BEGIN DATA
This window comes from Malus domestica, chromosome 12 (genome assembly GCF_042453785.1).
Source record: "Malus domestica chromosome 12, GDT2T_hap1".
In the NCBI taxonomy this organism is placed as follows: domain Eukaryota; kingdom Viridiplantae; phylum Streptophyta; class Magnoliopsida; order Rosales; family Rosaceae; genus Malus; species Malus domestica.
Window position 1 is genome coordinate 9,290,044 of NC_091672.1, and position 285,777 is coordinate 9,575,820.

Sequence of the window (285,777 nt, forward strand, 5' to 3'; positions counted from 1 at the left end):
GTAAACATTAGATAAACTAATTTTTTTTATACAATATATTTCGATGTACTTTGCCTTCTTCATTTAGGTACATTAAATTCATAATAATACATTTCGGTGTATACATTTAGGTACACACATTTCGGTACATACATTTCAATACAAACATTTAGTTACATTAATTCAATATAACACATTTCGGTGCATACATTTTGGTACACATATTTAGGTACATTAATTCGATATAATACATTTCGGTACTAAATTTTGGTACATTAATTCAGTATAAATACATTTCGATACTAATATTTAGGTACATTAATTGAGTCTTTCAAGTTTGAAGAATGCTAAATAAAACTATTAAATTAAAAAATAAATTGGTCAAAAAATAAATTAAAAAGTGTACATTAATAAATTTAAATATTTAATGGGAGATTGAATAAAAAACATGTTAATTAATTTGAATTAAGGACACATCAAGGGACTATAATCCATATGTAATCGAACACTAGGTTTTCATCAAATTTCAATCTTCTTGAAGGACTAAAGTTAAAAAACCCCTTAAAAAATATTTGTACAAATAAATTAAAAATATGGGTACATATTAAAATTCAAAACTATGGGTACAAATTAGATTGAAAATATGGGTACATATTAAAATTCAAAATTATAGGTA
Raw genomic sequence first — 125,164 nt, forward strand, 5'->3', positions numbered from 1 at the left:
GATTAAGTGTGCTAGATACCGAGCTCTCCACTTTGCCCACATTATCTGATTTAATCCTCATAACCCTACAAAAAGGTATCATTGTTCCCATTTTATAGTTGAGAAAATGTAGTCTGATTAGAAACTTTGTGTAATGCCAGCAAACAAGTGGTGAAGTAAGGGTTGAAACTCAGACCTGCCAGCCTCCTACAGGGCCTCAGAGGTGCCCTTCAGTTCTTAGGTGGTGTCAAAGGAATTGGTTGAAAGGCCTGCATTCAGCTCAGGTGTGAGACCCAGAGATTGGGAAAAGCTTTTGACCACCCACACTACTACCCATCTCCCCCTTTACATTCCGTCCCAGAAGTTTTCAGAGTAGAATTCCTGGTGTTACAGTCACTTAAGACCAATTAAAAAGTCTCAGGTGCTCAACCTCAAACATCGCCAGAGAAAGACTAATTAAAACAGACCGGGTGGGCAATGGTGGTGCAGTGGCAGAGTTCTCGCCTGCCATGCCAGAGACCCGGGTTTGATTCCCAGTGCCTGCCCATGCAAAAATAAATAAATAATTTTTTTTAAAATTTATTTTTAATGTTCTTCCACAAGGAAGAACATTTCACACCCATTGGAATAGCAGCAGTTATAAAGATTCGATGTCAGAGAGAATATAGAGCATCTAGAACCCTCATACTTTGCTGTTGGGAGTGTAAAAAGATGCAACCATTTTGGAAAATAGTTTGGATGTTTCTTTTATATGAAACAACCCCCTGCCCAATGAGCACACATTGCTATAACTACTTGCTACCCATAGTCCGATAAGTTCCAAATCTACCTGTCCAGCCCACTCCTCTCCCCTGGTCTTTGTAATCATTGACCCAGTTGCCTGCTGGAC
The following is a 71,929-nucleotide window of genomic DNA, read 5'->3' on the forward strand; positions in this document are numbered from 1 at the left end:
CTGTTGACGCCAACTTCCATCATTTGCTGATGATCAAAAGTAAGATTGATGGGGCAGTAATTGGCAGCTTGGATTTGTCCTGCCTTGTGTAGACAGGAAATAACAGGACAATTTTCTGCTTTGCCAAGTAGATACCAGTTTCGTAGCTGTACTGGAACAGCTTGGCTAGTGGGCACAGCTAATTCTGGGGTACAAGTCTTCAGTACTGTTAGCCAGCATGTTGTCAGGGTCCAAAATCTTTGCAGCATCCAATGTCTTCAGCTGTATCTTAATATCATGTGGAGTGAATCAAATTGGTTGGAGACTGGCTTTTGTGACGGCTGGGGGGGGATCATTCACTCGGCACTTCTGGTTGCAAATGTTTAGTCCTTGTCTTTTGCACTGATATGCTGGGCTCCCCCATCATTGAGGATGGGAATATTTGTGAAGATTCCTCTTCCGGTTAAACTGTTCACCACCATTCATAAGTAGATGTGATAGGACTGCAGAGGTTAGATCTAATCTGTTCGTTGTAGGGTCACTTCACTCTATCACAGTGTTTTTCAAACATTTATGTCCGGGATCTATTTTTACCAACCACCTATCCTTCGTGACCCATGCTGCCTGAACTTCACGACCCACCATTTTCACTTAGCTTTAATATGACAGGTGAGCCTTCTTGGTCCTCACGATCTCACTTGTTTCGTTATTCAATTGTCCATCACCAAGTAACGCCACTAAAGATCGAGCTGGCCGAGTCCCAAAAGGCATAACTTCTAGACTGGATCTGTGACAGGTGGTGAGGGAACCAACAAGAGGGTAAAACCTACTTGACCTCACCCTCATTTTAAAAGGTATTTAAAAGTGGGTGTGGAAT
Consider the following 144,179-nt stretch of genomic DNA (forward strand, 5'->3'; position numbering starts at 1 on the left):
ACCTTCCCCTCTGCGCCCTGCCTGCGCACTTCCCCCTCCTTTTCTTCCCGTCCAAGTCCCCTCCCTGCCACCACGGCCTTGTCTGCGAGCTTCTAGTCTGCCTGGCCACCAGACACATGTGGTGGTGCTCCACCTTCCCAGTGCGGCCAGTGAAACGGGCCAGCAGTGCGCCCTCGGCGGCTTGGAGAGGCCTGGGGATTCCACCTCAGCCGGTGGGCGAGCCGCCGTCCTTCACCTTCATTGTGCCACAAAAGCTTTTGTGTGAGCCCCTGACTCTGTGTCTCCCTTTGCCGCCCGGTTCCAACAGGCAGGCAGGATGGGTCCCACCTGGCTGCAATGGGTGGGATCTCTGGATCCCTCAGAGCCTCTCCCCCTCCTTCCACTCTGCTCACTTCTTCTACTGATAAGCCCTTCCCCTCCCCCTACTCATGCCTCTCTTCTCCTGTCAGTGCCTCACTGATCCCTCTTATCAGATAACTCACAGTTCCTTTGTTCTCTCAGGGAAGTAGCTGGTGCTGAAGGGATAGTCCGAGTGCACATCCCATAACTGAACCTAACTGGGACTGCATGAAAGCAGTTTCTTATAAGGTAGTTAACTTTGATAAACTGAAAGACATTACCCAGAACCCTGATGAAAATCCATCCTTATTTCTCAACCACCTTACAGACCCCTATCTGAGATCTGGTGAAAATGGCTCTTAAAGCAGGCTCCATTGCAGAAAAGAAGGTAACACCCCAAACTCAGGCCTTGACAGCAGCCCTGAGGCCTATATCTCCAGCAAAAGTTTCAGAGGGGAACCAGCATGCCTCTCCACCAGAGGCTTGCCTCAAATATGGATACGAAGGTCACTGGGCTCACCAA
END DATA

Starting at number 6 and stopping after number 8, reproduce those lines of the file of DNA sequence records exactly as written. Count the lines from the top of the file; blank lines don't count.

GTAAACATTAGATAAACTAATTTTTTTTATACAATATATTTCGATGTACTTTGCCTTCTTCATTTAGGTACATTAAATTCATAATAATACATTTCGGTGTATACATTTAGGTACACACATTTCGGTACATACATTTCAATACAAACATTTAGTTACATTAATTCAATATAACACATTTCGGTGCATACATTTTGGTACACATATTTAGGTACATTAATTCGATATAATACATTTCGGTACTAAATTTTGGTACATTAATTCAGTATAAATACATTTCGATACTAATATTTAGGTACATTAATTGAGTCTTTCAAGTTTGAAGAATGCTAAATAAAACTATTAAATTAAAAAATAAATTGGTCAAAAAATAAATTAAAAAGTGTACATTAATAAATTTAAATATTTAATGGGAGATTGAATAAAAAACATGTTAATTAATTTGAATTAAGGACACATCAAGGGACTATAATCCATATGTAATCGAACACTAGGTTTTCATCAAATTTCAATCTTCTTGAAGGACTAAAGTTAAAAAACCCCTTAAAAAATATTTGTACAAATAAATTAAAAATATGGGTACATATTAAAATTCAAAACTATGGGTACAAATTAGATTGAAAATATGGGTACATATTAAAATTCAAAATTATAGGTA
Raw genomic sequence first — 125,164 nt, forward strand, 5'->3', positions numbered from 1 at the left:
GATTAAGTGTGCTAGATACCGAGCTCTCCACTTTGCCCACATTATCTGATTTAATCCTCATAACCCTACAAAAAGGTATCATTGTTCCCATTTTATAGTTGAGAAAATGTAGTCTGATTAGAAACTTTGTGTAATGCCAGCAAACAAGTGGTGAAGTAAGGGTTGAAACTCAGACCTGCCAGCCTCCTACAGGGCCTCAGAGGTGCCCTTCAGTTCTTAGGTGGTGTCAAAGGAATTGGTTGAAAGGCCTGCATTCAGCTCAGGTGTGAGACCCAGAGATTGGGAAAAGCTTTTGACCACCCACACTACTACCCATCTCCCCCTTTACATTCCGTCCCAGAAGTTTTCAGAGTAGAATTCCTGGTGTTACAGTCACTTAAGACCAATTAAAAAGTCTCAGGTGCTCAACCTCAAACATCGCCAGAGAAAGACTAATTAAAACAGACCGGGTGGGCAATGGTGGTGCAGTGGCAGAGTTCTCGCCTGCCATGCCAGAGACCCGGGTTTGATTCCCAGTGCCTGCCCATGCAAAAATAAATAAATAATTTTTTTTAAAATTTATTTTTAATGTTCTTCCACAAGGAAGAACATTTCACACCCATTGGAATAGCAGCAGTTATAAAGATTCGATGTCAGAGAGAATATAGAGCATCTAGAACCCTCATACTTTGCTGTTGGGAGTGTAAAAAGATGCAACCATTTTGGAAAATAGTTTGGATGTTTCTTTTATATGAAACAACCCCCTGCCCAATGAGCACACATTGCTATAACTACTTGCTACCCATAGTCCGATAAGTTCCAAATCTACCTGTCCAGCCCACTCCTCTCCCCTGGTCTTTGTAATCATTGACCCAGTTGCCTGCTGGAC